Accessibility links

Breaking News

Western Press Review: Putin's Russia, EU's Future, Democracy

Prague, 26 June 2000 (RFE/RL) -- Our selection of today and Sunday's Western press commentary touches on three subjects. They are the state of Russia under President Vladimir Putin, a high-level conference on democracy that opened today in Warsaw, and current Franco-German efforts to accelerate further European Union integration.


"Let us hear no more about the enigmatic Vladimir Putin," urges Russia-affairs analyst Harry Kopp in a commentary for the New York Times. He writes: "[Putin] is an autocrat in a tough spot, looking for order. [U.S. Secretary of State] Madeleine Albright called him 'one of Russia's leading reformers.' So he is, but with a hyphen. His purpose is to re-form Russia, bringing it into the modern era as a non-ideological descendant of its Soviet predecessor."

The commentator goes on: "[Putin's] search for order begins with the construction of a pyramid of support, built Lenin-style from the top down. The vertical of power, as Russians call it, places the president firmly in charge of the federal government and the federal government firmly in charge of pretty much everything else. The effort to concentrate power places Mr. Putin in opposition to forces that got out of hand during Boris Yeltsin's frequently horizontal presidency: ethnic regions, oligarchs, and independent media."

He adds: "The first targets are likely to be ethnic republics whose constitutions assert local sovereignty: Dagestan, Ingushetia, North Ossetia, Bashkortostan, Komi, Kabardin-Balkaria, Tatarstan, Tuva, and Yakutia. The Chechnya campaign and its popularity among Russians have softened up the ethnic leaders, making them slow to defend their positions." As for the oligarchs, Kopp argues that Putin owes most of them -- and particularly Boris Berezovsky -- what he calls "a large political debt."

Kopp says that "the most difficult post-Soviet outburst [for Putin] to contain may be freedom of expression. For all Mr. Putin's energy, toughness and competence," he concludes, "the object of his endeavor is less than noble. If he succeeds, Russia in five or 10 years may have the political pluralism of Mexico in the 1980s, the family-friendly economics of Indonesia in the 1990s, and the most-holds-barred press freedom of today's China. The result may be a happier place than most adult Russians have known, but far short of the hopes that stirred so many just 10 years ago."


In the Washington Post, foreign-affairs columnist Jim Hoagland says that "Putin has decided to follow the Korean model in rebuilding Russia. The problem is," Hoagland adds, "he can't decide which Korea." Writing from Moscow, the commentator says that barbed joke was being told in the Russian capital even before the jailing of media magnate Vladimir Gusinsky earlier this month blew up into a political storm that, he says, "diminished President Putin's reputation. The jokers portray Mr. Putin as representing the worst of all worlds: an inept would-be autocrat uninterested in strengthening Russia's rough-hewn democracy but incapable of stifling it."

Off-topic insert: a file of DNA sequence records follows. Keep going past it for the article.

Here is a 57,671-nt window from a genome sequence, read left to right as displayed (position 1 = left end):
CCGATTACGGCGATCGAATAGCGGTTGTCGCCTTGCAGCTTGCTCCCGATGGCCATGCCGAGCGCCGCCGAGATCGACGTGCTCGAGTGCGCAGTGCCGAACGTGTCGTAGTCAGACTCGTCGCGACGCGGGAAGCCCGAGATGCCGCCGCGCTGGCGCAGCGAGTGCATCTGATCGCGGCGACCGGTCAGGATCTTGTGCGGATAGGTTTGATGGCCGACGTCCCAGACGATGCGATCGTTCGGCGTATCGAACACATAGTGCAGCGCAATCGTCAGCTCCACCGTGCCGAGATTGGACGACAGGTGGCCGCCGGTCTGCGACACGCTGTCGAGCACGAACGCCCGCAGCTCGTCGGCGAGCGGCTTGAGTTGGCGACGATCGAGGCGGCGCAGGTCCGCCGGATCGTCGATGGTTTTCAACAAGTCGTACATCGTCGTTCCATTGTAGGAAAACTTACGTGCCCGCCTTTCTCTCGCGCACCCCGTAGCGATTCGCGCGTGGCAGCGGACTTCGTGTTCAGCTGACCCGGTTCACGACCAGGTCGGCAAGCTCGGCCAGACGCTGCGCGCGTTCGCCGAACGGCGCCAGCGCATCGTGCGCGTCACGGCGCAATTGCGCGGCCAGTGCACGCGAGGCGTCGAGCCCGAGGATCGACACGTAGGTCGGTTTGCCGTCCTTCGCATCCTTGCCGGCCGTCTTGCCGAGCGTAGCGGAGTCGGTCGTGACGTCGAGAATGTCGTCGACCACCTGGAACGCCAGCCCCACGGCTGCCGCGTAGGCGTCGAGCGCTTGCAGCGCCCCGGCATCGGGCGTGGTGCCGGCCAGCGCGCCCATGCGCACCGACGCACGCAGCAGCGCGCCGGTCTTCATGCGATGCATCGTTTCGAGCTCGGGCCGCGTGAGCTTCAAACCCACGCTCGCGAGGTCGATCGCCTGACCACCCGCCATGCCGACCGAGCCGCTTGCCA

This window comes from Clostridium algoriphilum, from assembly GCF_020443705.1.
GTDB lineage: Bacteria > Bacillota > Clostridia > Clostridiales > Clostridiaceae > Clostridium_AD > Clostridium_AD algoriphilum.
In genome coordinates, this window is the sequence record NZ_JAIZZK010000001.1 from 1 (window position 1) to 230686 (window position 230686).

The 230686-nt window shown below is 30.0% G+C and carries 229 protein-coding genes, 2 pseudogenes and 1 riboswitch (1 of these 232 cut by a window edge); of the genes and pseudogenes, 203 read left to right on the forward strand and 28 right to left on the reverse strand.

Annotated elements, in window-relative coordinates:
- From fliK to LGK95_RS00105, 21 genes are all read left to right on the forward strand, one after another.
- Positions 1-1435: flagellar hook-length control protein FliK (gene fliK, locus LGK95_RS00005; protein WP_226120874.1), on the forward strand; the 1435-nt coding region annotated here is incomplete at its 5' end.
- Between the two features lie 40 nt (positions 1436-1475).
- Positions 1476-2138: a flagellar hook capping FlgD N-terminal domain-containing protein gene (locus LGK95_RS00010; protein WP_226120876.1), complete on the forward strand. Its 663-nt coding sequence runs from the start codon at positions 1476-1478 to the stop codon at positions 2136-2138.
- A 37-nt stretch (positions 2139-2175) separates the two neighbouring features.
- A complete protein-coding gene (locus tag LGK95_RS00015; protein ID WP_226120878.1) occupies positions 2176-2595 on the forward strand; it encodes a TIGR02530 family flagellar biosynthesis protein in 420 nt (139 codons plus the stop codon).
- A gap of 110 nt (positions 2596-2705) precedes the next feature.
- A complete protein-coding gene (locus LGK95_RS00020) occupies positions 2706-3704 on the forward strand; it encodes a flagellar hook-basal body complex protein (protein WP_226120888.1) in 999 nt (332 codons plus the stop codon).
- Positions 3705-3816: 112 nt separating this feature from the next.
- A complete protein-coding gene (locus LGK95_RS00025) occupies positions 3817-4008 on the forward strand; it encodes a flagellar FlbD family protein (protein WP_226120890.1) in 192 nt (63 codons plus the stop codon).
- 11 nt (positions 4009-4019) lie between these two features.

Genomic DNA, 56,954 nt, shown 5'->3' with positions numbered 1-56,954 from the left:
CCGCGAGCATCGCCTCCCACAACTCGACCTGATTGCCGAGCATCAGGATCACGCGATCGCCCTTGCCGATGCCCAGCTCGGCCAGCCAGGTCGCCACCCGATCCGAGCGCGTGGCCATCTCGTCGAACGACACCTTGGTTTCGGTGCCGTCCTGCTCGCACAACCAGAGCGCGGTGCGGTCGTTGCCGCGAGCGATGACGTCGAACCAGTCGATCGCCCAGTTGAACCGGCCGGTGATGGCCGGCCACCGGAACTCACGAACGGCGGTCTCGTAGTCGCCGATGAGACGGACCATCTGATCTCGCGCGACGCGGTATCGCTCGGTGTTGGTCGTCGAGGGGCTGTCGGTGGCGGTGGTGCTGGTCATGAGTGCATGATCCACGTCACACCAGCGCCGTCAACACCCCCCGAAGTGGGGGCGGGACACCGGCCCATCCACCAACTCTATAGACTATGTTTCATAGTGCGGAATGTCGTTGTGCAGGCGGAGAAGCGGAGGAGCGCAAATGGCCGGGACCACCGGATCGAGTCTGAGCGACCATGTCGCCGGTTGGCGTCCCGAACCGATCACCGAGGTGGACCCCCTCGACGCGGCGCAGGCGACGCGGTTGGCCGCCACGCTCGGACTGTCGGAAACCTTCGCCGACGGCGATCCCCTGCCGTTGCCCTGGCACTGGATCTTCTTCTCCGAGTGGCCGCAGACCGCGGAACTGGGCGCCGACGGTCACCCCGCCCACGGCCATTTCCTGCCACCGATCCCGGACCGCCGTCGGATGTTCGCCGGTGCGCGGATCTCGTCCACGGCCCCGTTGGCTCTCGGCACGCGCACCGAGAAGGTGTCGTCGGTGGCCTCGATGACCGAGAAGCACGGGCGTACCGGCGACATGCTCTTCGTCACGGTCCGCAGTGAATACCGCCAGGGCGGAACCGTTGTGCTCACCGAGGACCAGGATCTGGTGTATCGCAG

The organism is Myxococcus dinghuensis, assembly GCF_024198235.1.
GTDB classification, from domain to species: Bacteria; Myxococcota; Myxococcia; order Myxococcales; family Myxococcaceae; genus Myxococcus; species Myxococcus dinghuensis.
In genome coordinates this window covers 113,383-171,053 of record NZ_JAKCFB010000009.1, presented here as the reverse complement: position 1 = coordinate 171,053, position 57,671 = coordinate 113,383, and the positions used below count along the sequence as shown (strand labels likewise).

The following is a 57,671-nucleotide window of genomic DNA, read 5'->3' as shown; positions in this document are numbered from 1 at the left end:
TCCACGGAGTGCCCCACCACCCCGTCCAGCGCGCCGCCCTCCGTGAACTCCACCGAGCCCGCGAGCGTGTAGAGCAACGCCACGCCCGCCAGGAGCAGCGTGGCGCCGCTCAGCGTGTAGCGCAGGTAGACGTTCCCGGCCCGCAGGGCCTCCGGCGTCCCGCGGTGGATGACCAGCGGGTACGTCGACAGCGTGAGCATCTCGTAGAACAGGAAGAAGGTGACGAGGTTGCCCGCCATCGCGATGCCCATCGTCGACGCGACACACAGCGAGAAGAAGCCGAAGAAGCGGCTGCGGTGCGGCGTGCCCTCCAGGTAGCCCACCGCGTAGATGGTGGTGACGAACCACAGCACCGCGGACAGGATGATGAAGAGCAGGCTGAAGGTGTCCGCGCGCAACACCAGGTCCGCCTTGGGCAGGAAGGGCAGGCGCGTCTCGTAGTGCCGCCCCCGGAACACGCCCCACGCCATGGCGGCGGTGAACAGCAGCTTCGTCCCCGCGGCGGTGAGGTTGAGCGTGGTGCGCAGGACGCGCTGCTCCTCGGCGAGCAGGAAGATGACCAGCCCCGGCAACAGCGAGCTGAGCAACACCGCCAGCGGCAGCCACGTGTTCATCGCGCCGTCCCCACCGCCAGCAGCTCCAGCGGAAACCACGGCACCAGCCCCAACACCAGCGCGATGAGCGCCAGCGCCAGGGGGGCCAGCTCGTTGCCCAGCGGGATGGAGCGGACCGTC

Hoagland argues that what was most striking about Putin's handling of Gusinsky's arrest was what he calls "[the president's] determined use of the Soviet-era tactic of repetition of obvious lies that the public is told to accept and pretend to believe. Public acquiescence," the columnist continues, "is then cited abroad as substantiation of the original lie." He says that "the Clinton administration's protestations that [no final judgment can yet be made on Putin] wear thin in the light of the Gusinsky affair."

Hoagland urges the U.S. president and other Western leaders, in his words, "to focus on Mr. Putin's attempt to use the prestige that they lend him to reinforce abusive power at home." He concludes: "The word in Moscow is that Mr. Putin has instructed his envoys to demand full Russian participation in all phases of the Okinawa Group of Eight summit meeting in July, although Russia's economy does not qualify it for such treatment. The trends in Moscow strongly argue for a joint 'nyet' to that."


Writing in the International Herald Tribune, columnist Flora Lewis says: "Alexander Yakovlev -- who developed the idea which became the Soviet Union's perestroika -- urges alarmed attention now to the campaign being promoted by former KGB officials and their sympathizers to restore the statue of Felix Dzerzhinsky [founder of the Cheka, the KGB's predecessor, in Moscow's] Lubyanka Square. It is a matter of symbolism," she continues -- citing Yakovlev's remarks at a recent meeting in Helsinki -- "but of the most dangerous, perverse kind. [Yakovlev] is right to warn the West as well as his Russian compatriots."

Lewis goes on: "To some [in Russia] who put hard-fisted order ahead of liberty, there is nostalgia for what Russians call the 'organs' of security, the rule of power unchallenged rather than the rule of law. It is not a matter of Marxist ideology but of absolutism. Such people hope that [Putin] will put the statue back."

Yakovlev, Lewis adds, believes "that Lenin and Stalin were war criminals, and that Bolshevism was in fact a form of fascism. [He came] to realize soon after World War II that the system was bad," she says, "but alas that dissidents and opponents could never change it." She quotes Yakovlev as saying: "Reform had to come from the top. A totalitarian system can only be changed in a totalitarian way."